Tuesday, June 6, 2006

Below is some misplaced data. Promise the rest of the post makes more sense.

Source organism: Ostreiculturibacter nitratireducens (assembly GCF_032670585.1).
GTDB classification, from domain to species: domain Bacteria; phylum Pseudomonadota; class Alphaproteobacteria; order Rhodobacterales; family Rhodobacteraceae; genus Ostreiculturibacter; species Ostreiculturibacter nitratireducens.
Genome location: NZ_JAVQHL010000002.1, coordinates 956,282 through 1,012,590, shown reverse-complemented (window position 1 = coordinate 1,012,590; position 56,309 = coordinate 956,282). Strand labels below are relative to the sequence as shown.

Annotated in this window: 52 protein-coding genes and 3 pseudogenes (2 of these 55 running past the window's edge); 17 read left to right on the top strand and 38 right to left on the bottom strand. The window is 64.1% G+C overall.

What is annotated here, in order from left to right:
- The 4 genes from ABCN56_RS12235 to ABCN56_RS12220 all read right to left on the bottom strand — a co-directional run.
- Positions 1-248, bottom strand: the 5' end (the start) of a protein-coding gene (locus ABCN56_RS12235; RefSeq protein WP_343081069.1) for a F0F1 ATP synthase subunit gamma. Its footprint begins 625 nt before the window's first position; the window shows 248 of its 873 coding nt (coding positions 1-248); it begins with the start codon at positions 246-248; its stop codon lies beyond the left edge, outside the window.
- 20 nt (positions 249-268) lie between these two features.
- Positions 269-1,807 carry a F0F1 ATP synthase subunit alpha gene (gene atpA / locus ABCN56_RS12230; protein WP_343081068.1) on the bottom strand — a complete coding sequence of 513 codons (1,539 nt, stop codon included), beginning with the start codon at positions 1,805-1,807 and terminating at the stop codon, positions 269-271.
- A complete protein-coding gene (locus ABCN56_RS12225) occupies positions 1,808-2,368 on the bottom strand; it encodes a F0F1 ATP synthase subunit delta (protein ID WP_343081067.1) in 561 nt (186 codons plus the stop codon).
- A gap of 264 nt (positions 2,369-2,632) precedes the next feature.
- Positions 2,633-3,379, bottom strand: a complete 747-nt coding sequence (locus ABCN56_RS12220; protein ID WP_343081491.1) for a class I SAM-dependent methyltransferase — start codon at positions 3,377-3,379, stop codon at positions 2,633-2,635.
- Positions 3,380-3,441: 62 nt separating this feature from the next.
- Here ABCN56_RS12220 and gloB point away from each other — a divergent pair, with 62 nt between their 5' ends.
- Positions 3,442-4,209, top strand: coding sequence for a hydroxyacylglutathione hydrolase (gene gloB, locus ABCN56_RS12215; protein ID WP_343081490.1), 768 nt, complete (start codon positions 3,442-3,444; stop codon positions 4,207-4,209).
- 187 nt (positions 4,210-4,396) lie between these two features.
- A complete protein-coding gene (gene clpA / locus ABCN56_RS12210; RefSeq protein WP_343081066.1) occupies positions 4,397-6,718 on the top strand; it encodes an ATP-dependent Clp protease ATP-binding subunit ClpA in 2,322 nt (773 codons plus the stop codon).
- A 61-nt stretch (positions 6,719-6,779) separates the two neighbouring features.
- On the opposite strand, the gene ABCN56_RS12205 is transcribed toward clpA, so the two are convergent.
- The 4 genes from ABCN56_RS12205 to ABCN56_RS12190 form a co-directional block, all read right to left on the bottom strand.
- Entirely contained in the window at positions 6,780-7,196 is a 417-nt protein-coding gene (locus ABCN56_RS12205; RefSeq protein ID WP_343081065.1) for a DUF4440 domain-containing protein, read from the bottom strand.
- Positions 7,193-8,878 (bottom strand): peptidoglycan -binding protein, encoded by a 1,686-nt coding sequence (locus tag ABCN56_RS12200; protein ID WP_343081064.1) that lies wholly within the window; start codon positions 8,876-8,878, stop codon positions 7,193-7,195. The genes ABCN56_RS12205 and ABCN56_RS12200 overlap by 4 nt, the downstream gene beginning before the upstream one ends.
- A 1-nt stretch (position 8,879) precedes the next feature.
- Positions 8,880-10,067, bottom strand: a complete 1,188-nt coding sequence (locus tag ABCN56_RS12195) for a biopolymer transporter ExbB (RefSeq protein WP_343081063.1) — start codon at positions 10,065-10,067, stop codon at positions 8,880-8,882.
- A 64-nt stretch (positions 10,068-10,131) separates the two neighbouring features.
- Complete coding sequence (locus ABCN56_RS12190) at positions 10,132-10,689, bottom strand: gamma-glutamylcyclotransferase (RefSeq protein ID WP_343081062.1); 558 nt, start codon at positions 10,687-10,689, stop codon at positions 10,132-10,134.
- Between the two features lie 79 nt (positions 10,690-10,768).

Two harmless-looking college kids (Larenz Tate and Ludacris) take time out from discussing class to highjack a car; following the incident, Rick, LA's rich, liberal white DA (Brendan Fraser) puzzles out the proper politically-correct spin for the situation, which only underscores his callow nature; his traumatized wife Jean (Sandra Bullock, for once playing a raging nasty) wants the locks changed on their house a second time, in fear that locksmith/"gangbanger" Daniel (Michael Pena doing an interesting Mark Ruffalo impersonation) will return with his "homies" to rob them at gunpoint; Daniel is actually a loving family man who has recently moved to a safer neighborhood to protect his scared daughter... blah blah blah. Paul Haggis's movie works as a kind of flipside to David Cronenberg's tale of sexual fetishism gone haywire. Both films concern disconnected people who have moments of awakening thanks to roadside accidents or violence; the critical difference in Haggis's film is that the characters are willfully disconnected, deliberately ingrown, self-involved to the point of social debilitation, no longer capable of empathy, finding it irresistible not to prejudge solely based on appearances (not to mention, they don't end up having frantic, disassociated sex). At the center of this maelstrom is despicable beat-cop Ryan (Matt Dillon), who salaciously feels up Christine (Thandie Newton), the wife of an African-American television producer, during a questionable traffic stop. The movie brazenly pretends to flesh out both of sides of this incident, and while Officer Ryan's behavior is never rendered excusable, it is given a thematic axis: Racism is bad, absolute racism is absolutely bad, something like that. Crash is like a scatter-shot anthology wherein the stories are all different, but the characters are just varied faces for the same static personality: unlovable, unoriginal, devoid of wit. And this won Best Picture? That's a crime worse than Forrest Gump.